We’ll go into it more, but technology can assist in making writers aware of non-inclusive language, and provide helpful feedback without judgment.
The role of technology
Technology can be a great assistant to help educate teams about inclusive language, especially in a professional setting. Because of the inevitable mistakes and need to change habits, inclusive language technology can be a provider of consistent, objective feedback. It helps writers build awareness of the words they choose, and the effect they have on others.
As I said earlier, education is critical for lasting change. Technical solutions for inclusive language are also scalable, which means you can reach more people, and most of the time, people feel more comfortable making mistakes and having technology correct them, rather than another person.
Acrolinx and inclusive language
Acrolinx is an AI powered software that improves the quality and effectiveness of enterprise content. It also has an inclusive language solution that can check if your company uses inclusive language, across almost all your departments and content types.
We built our inclusive language solution guided by:
- Social organizations: Following recommendations based on organized information from diversity groups.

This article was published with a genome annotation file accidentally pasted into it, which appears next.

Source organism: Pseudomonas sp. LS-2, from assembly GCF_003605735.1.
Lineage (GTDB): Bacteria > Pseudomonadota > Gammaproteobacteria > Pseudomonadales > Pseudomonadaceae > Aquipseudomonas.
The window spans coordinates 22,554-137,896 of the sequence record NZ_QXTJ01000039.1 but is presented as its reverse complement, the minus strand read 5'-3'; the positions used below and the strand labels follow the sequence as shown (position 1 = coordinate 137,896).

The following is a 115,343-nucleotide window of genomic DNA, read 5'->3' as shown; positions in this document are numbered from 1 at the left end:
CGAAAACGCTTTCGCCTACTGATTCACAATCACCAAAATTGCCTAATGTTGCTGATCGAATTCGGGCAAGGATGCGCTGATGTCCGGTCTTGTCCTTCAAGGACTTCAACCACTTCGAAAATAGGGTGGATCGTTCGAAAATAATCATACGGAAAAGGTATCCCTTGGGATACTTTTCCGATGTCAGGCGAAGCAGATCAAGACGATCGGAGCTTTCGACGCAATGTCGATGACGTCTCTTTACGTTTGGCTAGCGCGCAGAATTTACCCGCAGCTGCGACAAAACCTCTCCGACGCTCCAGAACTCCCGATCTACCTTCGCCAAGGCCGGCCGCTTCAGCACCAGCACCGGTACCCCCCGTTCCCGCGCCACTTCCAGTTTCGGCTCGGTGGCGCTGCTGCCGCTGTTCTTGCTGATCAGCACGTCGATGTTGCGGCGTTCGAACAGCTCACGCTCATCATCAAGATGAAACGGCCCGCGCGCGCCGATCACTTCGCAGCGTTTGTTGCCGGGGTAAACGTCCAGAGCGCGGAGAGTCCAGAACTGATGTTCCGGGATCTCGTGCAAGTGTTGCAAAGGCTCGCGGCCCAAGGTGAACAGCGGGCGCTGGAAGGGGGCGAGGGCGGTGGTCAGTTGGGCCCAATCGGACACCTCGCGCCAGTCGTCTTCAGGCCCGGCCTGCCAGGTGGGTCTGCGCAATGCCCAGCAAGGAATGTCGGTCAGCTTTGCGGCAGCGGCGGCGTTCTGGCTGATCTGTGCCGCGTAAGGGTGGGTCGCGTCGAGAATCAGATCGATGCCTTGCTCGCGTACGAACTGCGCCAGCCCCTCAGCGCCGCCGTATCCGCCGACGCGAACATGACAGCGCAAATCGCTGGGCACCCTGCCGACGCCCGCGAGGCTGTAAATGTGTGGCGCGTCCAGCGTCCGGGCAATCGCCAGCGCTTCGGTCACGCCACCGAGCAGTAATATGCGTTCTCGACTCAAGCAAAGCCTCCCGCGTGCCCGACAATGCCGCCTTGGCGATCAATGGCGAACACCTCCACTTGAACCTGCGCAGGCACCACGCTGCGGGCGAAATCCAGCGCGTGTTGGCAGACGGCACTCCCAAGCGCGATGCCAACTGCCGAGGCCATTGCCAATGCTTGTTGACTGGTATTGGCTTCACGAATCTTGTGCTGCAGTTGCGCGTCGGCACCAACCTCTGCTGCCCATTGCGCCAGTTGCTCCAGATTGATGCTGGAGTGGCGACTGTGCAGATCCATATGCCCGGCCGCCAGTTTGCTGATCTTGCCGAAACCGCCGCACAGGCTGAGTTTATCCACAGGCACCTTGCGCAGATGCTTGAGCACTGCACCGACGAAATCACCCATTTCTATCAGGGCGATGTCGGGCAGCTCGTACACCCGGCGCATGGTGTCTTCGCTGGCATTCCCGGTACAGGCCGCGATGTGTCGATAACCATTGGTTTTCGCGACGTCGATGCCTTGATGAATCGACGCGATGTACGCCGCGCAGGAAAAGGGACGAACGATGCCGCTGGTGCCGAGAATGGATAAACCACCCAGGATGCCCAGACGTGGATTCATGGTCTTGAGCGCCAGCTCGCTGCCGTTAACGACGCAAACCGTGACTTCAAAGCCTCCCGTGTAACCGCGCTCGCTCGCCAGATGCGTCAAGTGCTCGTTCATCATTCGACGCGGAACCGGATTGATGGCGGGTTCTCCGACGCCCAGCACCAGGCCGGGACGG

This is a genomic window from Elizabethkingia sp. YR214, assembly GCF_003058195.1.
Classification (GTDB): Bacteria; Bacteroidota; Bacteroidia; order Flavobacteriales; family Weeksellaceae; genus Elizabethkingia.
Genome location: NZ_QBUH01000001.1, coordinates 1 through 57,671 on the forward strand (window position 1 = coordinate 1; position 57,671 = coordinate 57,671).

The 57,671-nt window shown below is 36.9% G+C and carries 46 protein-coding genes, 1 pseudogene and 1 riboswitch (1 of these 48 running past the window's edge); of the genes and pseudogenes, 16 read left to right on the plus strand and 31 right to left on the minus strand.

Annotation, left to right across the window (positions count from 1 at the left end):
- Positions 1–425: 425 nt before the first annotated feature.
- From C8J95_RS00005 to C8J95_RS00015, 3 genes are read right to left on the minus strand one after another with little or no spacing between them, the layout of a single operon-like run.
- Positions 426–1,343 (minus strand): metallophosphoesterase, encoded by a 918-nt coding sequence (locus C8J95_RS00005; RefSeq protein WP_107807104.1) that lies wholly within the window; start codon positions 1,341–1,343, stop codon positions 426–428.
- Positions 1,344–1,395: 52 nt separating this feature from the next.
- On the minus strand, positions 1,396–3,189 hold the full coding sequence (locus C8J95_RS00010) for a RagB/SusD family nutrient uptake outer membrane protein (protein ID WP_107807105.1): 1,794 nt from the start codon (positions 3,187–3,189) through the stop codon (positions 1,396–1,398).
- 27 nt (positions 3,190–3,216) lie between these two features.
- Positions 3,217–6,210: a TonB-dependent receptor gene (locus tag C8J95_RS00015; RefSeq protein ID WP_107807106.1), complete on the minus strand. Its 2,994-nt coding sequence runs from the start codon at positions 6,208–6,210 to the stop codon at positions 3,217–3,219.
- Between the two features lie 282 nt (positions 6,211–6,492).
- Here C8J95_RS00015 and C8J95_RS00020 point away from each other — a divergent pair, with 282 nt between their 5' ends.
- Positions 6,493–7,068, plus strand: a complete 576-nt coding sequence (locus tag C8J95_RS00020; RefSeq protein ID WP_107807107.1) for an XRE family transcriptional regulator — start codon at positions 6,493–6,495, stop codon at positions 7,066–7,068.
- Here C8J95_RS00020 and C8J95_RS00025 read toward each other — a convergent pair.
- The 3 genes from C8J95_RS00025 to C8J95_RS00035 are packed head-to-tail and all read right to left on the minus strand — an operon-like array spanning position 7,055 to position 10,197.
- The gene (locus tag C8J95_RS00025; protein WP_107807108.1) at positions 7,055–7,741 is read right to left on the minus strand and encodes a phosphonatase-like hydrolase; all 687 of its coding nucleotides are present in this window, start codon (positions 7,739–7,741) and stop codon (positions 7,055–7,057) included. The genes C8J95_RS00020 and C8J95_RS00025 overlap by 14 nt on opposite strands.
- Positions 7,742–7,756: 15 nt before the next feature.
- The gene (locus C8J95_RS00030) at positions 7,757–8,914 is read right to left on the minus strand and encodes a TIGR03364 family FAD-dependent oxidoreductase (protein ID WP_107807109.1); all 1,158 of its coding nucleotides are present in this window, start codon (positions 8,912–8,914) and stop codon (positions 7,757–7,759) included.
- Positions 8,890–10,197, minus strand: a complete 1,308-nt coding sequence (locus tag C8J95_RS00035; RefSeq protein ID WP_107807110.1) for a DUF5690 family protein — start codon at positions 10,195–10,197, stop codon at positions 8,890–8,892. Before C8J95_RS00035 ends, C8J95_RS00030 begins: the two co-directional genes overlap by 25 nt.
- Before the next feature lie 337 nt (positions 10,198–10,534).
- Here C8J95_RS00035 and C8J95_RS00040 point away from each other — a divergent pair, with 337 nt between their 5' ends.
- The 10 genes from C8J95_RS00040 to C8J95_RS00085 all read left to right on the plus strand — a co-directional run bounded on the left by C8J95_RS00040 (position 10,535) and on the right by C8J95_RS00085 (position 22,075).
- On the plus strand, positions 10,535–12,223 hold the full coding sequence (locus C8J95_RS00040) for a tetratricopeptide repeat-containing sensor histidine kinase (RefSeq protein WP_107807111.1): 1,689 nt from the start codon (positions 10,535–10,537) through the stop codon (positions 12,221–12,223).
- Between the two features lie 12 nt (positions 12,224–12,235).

- Educational research: Reviewing published research from respected universities across the globe.
- National influence: Including guidelines from the United Nations and other government alignment agencies.
Acrolinx helps scale the essential parts of your diversity and inclusion initiative — by providing educational guidance and reporting on the use of inclusive language in content.
If you’d like to see the Acrolinx Inclusive Language Feature in action, check out the latest demo video . An example of the kind of feedback you’d receive with Acrolinx Inclusive Language checks would be:
Historical context: Feedback on the history that certain words have.
Intentional use: Referring to personal traits only when necessary and using person-first language.
Accessible to all: Guidance on clear language that considers non-native English speakers.
Fair job descriptions: Gender neutral language that’s inviting to all applicants.
Need help with understanding all the different aspects of inclusive language? Check out The Quick Guide to Inclusive Language, or download the full-length Acrolinx Inclusive Language Guide.
Diversity includes you!
Diversity is everywhere and describes humanity as a whole. You can’t describe an individual as “diverse” on their own, but when they contribute to the larger group that makes up humanity, their uniqueness contributes to the world’s diversity.
Inclusive language gives a more accurate view of the real world because it recognizes diversity. Words can either strengthen or weaken the quality of connection with other people. Which is why they’re an important part of creating a flourishing workplace culture where everyone feels respected and valued.
What if you could watch an award-winning, 18 minute keynote presentation on how inclusive language helps people flourish? Well, you can! Head over to Brighttalk to register for a replay of “Words Can Shape the World: How Inclusive Language Supports DEI” at the 2021 AmplifyDEI virtual summit.